Whereas the tag-free recombinant forms of E. coli expressed S263P and G264S revealed a single monomeric (~ 50 kDa) band on SDS/PAGE (Fig. 6G), both mutant proteins demonstrated an additional band with a relative mobility corresponding to homodimeric GK species on native-PAGE (Fig. 6H and I), and confirmed by MS analyses (data not shown). Similar dimeric species were seen when stably expressed as V5-His tagged proteins in cells (Fig. 6A–D). This observation requires a further comment. In general, 3D domain swapping represents a common oligomerization mechanism in which two or more polypeptide chains exchange identical units, and when two monomers are involved, homodimers are formed [53, 54]. In search for local signal that may cause swapping, attention has focused on loop regions which adopt a different conformation in monomeric and domain swapped forms . Proline residues are frequently found in loop regions involved in domain swapped dimer formation, representing the thermodynamically most stable state . The F260-L270 loop of hGK may similarly promote domain swapping when S263 and G264 are mutated to Pro and Ser, respectively. Our in silico analyses predict conformational changes in the loop of both mutant forms (Fig. 9C and D), forming a conformation that promotes the formation of homodimers. A similar mechanism has previously been reported for the dimerization of monomeric immunoglobulin-binding domain B1 of streptococcal protein G (GB1) by a single-point mutation . The resistance of the hGK mutant dimers to denaturation by SDS at 56 °C (Fig. 6B and D) suggests the formation of a metastable compact, globular dimeric structure, as previously demonstrated for dimeric diphtheria toxin  and dimeric cyanivirin-N . Moreover, using an ANS fluorescence binding assay, it is demonstrated (Fig. S2) a reduction in solvent exposed hydrophobic clusters in the mutant vs the WT enzyme, possibly related to a reduced accessibility of the hydrophobic residues in the F260-L270 loop structure of the mutant and dimerization involving these residues. Considering the stabilizing effect of E265 on the WT loop conformation (Fig. 9A and B), it is not surprising that the GCK-MODY mutant E265K has been reported to be very thermolabile, even as GST-GK fusion protein, while the mutation barely affected the protein catalytic efficiency at 30 °C . That formation of dimers/oligomers of S263P and G264S is observed most pronounced when the mutants are expressed in cells (Fig. 6), may be related to the stabilization of a conformationally more “open” monomer by molecular chaperones and the frequently observed effect of high protein concentration on protein self-association in the cellular environment. Thus, macromolecular crowding influences the structure and function of proteins under physiological conditions and promotes protein-protein interactions [55,58–61]. It remains to be seen how protein self-association influences GK catalytic properties, as well as its association with previously reported subcellular localizations, including mitochondria, insulin granula, microtubuli and nucleus [62–65].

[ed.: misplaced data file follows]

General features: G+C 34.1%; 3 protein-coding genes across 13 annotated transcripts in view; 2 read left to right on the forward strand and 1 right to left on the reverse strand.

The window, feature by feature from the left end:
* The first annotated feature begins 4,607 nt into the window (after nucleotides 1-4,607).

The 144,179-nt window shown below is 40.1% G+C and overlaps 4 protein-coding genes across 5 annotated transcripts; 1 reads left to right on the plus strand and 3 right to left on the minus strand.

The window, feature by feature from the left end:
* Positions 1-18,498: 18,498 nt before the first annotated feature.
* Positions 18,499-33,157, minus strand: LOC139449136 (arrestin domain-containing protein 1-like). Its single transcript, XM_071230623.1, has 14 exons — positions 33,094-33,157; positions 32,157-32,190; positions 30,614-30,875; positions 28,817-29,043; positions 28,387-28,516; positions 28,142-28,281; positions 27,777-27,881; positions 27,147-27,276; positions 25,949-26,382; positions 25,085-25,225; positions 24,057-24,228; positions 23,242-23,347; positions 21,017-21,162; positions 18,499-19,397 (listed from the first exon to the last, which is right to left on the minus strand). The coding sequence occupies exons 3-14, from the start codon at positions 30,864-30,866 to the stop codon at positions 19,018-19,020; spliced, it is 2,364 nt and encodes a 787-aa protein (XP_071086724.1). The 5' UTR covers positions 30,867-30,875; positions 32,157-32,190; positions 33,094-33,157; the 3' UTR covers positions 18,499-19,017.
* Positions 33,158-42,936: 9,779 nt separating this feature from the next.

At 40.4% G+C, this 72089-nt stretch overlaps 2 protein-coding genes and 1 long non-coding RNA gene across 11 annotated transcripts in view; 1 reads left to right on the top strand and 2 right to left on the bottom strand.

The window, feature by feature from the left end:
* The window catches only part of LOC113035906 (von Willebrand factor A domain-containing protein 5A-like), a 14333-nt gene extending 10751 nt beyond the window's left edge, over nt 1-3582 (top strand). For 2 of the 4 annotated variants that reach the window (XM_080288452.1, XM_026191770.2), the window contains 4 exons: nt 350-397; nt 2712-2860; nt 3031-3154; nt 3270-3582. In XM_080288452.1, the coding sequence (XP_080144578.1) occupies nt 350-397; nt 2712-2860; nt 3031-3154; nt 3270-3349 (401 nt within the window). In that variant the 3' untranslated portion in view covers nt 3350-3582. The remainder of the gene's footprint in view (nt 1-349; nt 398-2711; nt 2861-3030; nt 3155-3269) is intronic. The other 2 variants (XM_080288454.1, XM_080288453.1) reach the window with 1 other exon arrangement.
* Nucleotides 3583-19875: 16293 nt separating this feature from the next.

In summary, our study has revealed an unexpected structural role of the F260-L270 loop of hGK and demonstrated that the GCK-MODY mutations S263P and G264S generate misfolded and conformationally unstable monomeric proteins which result in (i) an increased sensitivity to limited proteolysis in vitro, (ii) an enhanced rate of degradation when expressed in HEK293 cells and MIN6 cells (S263P>G264S), and (iii) an increased propensity to self-associate and form homodimers/higher oligomers and aggregates (G264S>S263P) in these cells. Our data highlight the variety of molecular mechanisms leading to GCK-MODY diabetes and underline the importance of a cell-biological approach to fully characterize the mutant enzymes, since protein destabilization/aggregation and degradation may contribute to the molecular cause behind other GCK-MODY mutations. The study also suggests a possible new therapeutic approach, different from GK allosteric activators, by prevention of self-association (conformational rescue) of some mutant proteins using bioactive small molecules (chemical/pharmaceutical chaperones).
This work was supported by funds from the Research Council of Norway, Helse Vest, the Novo Nordisk Foundation, the Nils Norman Foundation, the Bergen Medical Research Foundation, the Meltzer Foundation, and the University of Bergen. We thank João Leandro, Department of Biomedicine, University of Bergen, for his supporting information and Ali Sepulveda Munõz, Department of Biomedicine, University of Bergen, for expert technical assistance with the French press. The mass spectrometry analyses were conducted by the Proteomics Unit at the University of Bergen (PROBE), supported by the National Program for Research in Functional Genomics (FUGE) funded by the Norwegian Research Council.